The Good, the Bad, and the Ugly: Three Levels of Arctic Geopolitics

In K. Spohr, Davis S. Hamilton and Jason Moyer (eds), The Arctic and World Order. Brookings Institution Press, 2020, pp. 357-378.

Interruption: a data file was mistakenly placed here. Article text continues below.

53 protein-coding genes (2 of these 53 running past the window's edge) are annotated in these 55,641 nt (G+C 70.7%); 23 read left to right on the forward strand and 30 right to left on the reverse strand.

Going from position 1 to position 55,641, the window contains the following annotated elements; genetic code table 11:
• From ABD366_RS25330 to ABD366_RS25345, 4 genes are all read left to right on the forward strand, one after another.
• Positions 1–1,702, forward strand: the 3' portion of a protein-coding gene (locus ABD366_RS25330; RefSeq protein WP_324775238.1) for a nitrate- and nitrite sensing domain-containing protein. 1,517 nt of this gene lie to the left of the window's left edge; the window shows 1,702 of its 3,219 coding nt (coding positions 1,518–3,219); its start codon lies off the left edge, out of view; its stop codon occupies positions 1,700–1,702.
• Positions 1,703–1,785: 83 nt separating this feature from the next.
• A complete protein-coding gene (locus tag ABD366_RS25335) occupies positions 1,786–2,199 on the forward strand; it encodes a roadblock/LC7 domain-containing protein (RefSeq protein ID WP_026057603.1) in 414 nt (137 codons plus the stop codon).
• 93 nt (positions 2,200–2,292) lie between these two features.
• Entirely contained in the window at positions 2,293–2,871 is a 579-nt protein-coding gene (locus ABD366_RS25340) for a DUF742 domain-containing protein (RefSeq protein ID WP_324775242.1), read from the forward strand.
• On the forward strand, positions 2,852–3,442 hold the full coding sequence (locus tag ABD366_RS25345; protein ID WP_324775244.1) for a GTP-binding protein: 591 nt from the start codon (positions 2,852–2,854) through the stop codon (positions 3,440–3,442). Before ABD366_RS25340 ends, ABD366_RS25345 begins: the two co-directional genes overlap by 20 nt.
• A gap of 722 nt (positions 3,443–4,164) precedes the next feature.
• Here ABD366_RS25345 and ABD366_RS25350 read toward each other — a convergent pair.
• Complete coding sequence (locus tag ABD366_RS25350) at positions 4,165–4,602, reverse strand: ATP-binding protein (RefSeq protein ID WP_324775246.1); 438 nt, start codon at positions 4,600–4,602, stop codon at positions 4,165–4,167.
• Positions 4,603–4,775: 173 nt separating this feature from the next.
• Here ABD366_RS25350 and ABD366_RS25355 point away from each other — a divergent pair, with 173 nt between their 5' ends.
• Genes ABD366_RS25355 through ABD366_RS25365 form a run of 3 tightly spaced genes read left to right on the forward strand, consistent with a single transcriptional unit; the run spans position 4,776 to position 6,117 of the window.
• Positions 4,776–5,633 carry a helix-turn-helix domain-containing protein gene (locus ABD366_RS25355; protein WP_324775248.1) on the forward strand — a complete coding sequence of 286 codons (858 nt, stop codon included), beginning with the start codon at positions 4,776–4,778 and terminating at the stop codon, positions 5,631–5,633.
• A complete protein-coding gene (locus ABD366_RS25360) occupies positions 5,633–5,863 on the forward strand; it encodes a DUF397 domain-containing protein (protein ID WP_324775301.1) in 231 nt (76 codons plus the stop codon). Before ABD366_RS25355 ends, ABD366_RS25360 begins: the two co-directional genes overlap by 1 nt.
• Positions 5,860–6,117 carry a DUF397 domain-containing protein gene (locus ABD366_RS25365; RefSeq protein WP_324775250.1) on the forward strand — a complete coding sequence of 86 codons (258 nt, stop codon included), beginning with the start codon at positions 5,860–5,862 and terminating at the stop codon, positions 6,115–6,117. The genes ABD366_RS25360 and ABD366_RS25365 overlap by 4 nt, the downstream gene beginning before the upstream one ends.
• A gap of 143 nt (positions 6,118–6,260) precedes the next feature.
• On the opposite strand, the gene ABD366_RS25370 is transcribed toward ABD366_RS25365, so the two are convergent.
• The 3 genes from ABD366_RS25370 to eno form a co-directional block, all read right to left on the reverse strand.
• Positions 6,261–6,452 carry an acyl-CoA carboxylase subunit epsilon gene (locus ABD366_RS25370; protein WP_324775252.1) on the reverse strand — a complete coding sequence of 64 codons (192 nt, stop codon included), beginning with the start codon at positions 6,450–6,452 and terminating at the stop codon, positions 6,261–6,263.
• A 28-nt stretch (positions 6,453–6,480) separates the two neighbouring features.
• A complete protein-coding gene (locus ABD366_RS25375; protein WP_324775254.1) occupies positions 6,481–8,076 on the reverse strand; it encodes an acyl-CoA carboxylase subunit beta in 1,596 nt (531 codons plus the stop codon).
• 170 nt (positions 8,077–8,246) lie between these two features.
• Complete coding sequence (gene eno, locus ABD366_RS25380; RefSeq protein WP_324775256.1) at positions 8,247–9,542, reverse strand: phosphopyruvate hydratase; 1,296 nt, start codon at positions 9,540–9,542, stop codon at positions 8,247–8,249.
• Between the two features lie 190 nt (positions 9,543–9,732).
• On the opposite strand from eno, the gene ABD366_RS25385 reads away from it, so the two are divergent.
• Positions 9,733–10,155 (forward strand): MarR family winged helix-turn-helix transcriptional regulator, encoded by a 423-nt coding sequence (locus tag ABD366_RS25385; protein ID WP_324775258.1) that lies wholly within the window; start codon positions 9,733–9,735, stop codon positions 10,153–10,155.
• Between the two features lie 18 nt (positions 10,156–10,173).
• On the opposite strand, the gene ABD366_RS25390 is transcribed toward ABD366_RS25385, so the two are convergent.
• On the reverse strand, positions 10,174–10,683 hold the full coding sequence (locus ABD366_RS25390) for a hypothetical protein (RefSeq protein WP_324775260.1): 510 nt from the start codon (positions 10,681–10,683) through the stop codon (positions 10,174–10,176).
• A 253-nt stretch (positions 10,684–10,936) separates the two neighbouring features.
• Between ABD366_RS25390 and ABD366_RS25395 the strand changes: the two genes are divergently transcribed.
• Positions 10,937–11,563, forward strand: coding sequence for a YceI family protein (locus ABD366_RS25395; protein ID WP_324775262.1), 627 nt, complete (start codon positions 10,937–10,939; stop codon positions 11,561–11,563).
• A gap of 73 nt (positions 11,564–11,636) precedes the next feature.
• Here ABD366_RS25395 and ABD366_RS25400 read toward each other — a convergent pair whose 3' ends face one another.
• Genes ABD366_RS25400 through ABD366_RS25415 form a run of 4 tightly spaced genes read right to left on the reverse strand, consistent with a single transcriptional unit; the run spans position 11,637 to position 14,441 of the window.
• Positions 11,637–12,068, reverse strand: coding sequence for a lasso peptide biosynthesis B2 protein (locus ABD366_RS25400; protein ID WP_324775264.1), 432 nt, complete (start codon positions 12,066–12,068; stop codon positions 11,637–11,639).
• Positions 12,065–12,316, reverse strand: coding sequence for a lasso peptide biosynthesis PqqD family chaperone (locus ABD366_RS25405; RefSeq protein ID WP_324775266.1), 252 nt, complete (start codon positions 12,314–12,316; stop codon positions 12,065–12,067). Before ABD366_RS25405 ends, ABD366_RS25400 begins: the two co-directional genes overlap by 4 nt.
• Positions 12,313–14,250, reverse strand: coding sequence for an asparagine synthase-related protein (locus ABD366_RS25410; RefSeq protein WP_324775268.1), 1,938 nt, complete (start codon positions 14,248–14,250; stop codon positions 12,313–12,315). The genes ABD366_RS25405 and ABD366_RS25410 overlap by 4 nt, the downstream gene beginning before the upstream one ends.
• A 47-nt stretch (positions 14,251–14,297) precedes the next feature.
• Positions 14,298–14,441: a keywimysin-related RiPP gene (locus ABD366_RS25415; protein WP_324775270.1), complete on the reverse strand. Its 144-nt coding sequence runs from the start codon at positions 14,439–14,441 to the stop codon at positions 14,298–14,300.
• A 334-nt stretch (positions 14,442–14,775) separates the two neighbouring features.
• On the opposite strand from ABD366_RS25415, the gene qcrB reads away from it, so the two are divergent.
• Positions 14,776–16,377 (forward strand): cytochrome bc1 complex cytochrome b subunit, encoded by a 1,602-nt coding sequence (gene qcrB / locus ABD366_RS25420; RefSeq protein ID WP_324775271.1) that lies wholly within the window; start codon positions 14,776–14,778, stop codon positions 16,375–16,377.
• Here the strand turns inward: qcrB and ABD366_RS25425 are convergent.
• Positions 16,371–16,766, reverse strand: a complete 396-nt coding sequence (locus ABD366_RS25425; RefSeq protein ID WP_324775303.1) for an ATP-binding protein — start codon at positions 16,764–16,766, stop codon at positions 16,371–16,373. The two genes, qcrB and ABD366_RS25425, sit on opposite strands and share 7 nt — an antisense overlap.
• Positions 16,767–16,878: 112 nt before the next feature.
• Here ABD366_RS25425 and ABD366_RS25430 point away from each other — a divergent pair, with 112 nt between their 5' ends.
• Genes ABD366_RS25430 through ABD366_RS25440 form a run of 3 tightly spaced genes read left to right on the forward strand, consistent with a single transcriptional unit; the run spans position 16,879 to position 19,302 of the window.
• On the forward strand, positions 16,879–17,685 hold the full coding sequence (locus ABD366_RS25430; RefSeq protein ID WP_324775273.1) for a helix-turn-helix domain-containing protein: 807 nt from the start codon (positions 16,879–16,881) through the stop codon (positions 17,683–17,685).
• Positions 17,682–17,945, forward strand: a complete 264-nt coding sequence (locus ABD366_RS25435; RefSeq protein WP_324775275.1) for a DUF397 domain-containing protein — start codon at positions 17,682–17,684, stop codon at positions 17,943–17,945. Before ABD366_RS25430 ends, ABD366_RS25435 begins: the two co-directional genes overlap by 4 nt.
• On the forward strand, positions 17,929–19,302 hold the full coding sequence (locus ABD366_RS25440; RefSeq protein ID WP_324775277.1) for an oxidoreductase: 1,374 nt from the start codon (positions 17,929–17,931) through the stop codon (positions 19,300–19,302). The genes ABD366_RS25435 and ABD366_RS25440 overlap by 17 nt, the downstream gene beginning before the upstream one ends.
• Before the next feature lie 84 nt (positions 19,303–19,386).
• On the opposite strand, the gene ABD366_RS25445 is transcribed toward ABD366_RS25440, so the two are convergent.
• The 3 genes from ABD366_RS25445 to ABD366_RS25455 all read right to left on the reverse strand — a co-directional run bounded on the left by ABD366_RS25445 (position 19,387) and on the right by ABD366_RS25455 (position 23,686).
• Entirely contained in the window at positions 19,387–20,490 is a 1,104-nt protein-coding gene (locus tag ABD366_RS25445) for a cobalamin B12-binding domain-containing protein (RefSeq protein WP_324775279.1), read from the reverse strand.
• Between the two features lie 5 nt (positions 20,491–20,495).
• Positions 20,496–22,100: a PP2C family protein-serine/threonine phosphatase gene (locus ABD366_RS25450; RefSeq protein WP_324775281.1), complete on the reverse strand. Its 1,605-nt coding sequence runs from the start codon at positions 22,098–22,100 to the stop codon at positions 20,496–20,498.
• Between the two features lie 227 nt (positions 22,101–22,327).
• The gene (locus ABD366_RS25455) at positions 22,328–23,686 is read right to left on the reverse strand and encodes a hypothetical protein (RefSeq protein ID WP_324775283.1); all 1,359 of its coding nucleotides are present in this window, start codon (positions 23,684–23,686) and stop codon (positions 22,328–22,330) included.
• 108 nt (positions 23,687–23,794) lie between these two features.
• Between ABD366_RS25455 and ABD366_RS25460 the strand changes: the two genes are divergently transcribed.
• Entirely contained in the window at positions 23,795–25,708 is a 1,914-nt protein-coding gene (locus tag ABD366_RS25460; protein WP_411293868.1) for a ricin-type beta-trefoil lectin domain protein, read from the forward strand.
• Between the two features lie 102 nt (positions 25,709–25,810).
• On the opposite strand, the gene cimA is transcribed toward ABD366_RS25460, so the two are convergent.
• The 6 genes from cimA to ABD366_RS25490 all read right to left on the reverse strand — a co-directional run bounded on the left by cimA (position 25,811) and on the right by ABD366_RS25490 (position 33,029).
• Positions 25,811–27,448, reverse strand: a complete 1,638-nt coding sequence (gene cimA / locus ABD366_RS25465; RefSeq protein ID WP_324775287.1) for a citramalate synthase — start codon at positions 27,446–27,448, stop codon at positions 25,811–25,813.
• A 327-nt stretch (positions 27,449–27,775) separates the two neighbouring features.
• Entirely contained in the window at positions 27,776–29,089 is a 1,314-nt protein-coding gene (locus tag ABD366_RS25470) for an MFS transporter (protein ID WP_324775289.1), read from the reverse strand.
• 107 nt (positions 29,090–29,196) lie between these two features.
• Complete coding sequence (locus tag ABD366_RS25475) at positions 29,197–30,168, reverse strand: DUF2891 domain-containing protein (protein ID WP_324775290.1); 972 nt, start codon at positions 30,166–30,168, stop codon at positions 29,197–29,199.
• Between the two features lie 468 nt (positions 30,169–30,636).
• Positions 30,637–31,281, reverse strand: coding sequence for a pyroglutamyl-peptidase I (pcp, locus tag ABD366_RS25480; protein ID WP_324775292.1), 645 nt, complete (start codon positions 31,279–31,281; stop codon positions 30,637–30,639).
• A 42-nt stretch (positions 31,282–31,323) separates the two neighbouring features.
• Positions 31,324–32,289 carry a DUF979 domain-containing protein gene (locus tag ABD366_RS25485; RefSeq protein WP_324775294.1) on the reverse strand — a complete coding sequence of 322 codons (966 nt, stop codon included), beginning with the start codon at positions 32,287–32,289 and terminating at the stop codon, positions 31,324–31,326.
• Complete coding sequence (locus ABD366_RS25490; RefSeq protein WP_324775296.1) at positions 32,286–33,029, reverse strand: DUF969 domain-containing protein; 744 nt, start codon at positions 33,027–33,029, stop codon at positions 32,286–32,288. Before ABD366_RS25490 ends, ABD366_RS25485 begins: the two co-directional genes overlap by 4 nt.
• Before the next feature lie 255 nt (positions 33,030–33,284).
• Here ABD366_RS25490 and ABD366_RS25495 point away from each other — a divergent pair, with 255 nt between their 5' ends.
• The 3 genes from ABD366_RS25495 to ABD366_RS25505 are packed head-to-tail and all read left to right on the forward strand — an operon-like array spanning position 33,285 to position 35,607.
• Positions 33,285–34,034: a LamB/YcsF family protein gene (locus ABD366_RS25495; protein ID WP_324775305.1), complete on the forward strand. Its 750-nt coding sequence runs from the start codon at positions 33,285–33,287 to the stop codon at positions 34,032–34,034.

The notions of a conflictual Arctic and great-power politics continue to make the headlines. Still, ideas of the Arctic as an arena for political competition and rivalry are often juxtaposed with the view of the Arctic as a region of harmony and shared interests. There seems to be a confusing multitude of actors and layers of engagement in Arctic (geo)politics. This chapter asks: What are the geopolitical characteristics of the Arctic region? Why are statements by Arctic states about the region sometimes contradictory? And how might the regional relations evolve in the near future? This chapter unpacks the notion of Arctic “geopolitics” by teasing out the different, at times contradictory, dynamics at play in the North along three “levels” of inter-state relations: the international system, the regional (Arctic) level, and bilateral relations. Labelling these three levels as “good”, “bad”, and “ugly” showcase how the idea of conflict in the Arctic persists, and why this does not necessarily counter the reality of regional cooperation and stability.